Posted tagged ‘False kindness’

Courageous Leadership? On the Line at GM

February 23, 2009

After a recent session that I presented on success measures, I was asked by one of the participants about the fiscal crisis plaguing our three major United States automakers, Ford, General Motors and Chrysler. The person was wondered why these three manufacturers, with all of the many intelligent and professional leaders in their employ, continued to build cars that the American public did not want to buy.

I responded by explaining that the automakers knew what they were doing and how their cars were being received.  In fact, the problems plaguing the car manufacturers were not one of knowledge but rather of courage.

Paul Ingrassia, Wall Street Journal writer and bureau chief, articulated this issue as it relates to GM beautifully in his Journal opinion column on February 19th.

According to Ingrassia, there are several issues that have created this predicament. Here are two.

(1)   The car manufacturers agreed to let auto workers retire with full pension and benefits after 30 years, This means that it is very conceivable for an employee to be paid for thirty plus years and not contribute to the end product. Couple this scenario with greater life spans and rising costs in health care and the cost structure take a painful hit. Add in the nation’s desire to have smaller cars with smaller price tags and competitive margins and the problem is exacerbated. One can only surmise that new and fresh ideas and the investment in R&D was limited because of these cost factors.

(2)   GM continued to keep two losing brands alive – Saab and Saturn – even though it was costing them money to do so. This was done because the company had spent $1.3 billion dollars to shut down its Oldsmobile brand in a way that allowed them to comply with state-dealer franchise laws.

Could this crisis have been averted? Very possibly but it would have required courageous leadership to take on the unions early on and absorb the short-term losses inherent with shutting down a failing brand early on.

Some weeks ago, we spoke about the concept of false kindness and the consequences of putting off uncomfortable decision s regarding staff. The car crisis today is yet another example of the need of leaders to be willing to do unpopular things, when they need to be done.

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And after all that, my new hire is not doing well…what should I do?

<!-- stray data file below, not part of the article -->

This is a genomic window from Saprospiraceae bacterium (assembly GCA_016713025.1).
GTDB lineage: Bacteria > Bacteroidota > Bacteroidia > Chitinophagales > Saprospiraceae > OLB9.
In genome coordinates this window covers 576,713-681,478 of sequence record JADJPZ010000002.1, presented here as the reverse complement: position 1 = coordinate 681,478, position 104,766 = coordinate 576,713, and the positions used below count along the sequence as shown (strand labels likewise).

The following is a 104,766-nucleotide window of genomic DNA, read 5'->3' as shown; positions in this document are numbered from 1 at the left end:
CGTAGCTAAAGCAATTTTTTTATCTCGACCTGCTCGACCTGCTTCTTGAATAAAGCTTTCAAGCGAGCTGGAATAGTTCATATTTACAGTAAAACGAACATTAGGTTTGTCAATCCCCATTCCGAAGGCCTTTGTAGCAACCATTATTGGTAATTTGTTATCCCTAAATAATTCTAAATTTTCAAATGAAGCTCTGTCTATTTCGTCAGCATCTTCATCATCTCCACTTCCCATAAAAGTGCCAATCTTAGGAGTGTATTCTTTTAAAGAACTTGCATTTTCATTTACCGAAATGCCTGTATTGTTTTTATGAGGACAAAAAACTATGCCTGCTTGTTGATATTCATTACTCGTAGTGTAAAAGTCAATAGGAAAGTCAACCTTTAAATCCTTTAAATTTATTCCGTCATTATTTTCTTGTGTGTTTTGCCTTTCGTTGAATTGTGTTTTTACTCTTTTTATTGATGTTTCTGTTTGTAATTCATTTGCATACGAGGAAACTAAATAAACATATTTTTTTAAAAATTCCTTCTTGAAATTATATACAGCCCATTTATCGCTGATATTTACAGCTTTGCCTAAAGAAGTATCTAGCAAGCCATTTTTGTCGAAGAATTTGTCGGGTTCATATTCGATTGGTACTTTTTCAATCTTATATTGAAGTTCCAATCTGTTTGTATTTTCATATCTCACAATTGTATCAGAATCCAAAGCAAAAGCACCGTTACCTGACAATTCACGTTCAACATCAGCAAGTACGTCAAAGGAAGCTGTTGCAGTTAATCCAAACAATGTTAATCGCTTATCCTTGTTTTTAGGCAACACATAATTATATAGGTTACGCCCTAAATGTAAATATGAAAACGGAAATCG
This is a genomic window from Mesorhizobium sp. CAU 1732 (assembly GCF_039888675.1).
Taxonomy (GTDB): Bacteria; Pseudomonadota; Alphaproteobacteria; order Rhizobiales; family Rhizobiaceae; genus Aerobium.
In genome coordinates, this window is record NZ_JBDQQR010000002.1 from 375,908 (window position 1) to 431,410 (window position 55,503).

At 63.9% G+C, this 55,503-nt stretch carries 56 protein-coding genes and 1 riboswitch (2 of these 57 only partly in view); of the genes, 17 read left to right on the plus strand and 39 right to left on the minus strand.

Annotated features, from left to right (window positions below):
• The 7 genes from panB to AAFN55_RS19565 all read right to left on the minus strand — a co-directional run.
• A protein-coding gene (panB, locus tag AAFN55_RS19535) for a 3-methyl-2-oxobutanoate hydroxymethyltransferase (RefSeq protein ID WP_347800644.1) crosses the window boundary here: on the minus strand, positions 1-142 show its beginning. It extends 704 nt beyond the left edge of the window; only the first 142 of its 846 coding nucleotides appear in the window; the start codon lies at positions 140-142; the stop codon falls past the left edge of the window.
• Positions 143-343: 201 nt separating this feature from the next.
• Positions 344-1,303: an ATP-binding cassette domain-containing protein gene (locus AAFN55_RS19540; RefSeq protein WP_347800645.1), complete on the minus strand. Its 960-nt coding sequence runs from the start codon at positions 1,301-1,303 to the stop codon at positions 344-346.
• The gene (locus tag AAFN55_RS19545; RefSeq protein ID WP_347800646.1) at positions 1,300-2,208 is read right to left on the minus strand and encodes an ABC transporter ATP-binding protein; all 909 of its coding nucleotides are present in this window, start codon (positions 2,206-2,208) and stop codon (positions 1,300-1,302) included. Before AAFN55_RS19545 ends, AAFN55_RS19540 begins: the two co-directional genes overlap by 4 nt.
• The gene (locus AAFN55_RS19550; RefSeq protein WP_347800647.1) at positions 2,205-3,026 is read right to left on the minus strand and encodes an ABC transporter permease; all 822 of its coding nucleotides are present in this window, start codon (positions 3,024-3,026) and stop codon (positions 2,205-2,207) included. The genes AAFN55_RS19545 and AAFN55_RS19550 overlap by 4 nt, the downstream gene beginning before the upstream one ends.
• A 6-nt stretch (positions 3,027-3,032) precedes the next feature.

November 23, 2008

Regardless of all of the analysis or perhaps, even as a result of it, we all discover that there are certain employees or new hires who are not in the right job or simply do not belong in the organization. These are people who are not achieving their performance goals or are failing to exercise leadership effectively. An effective leader must address this situation as well.

Failure to do so exhibits false kindness. While it may be easier to leave these professionals in their roles, doing so harms the leader, other staff, and the whole company. Additionally, it sends a message that non-performance is acceptable in the company.

An employee may not be effective in the job because of any of six reasons. The person lacks the ability, was improperly trained or oriented, has the wrong attitude, demonstrates the wrong behaviors, lacks the required skills, or lacks experience.

To remedy these situations, there are four options. . You can train the employee, coach him or her, shift the person to another position, or let the person go. There is a way to determine what the appropriate remedy for each situation is.

If it is a matter of skills, training is the appropriate remedy.

Attitude related issues may be remedied by discovering what is causing the difficulty, and then addressing the issue while coaching and motivating the employee.

Correcting behavioral issues requires coaching and patience. Behaviors shift over time. In order for the supervisor to determine whether that amount of effort should be expended, he or she must determine whether the employee adds significant value in other areas.

If the person lacks sufficient experience, it may be possible to shift the employee to a position where her/his experience level is appropriate.

If the person lacks the ability, that individual should be let go. No amount of training, coaching, or shifting will allow him or her to make a meaningful contribution.

In the course of my career as a CEO and COO, I have had to let people go. In each case, I attempted to make sure that they left with their dignity intact, with appropriate severance, and frequently with another job in hand. In several cases, I created an exit strategy that allowed them to stay in their job until they found another and could then announce to their colleagues that they had accepted another position. In other words, if you release people in the same way that you hire and manage them, with integrity, honesty, and communication, the difficult process of letting people go is much easier.


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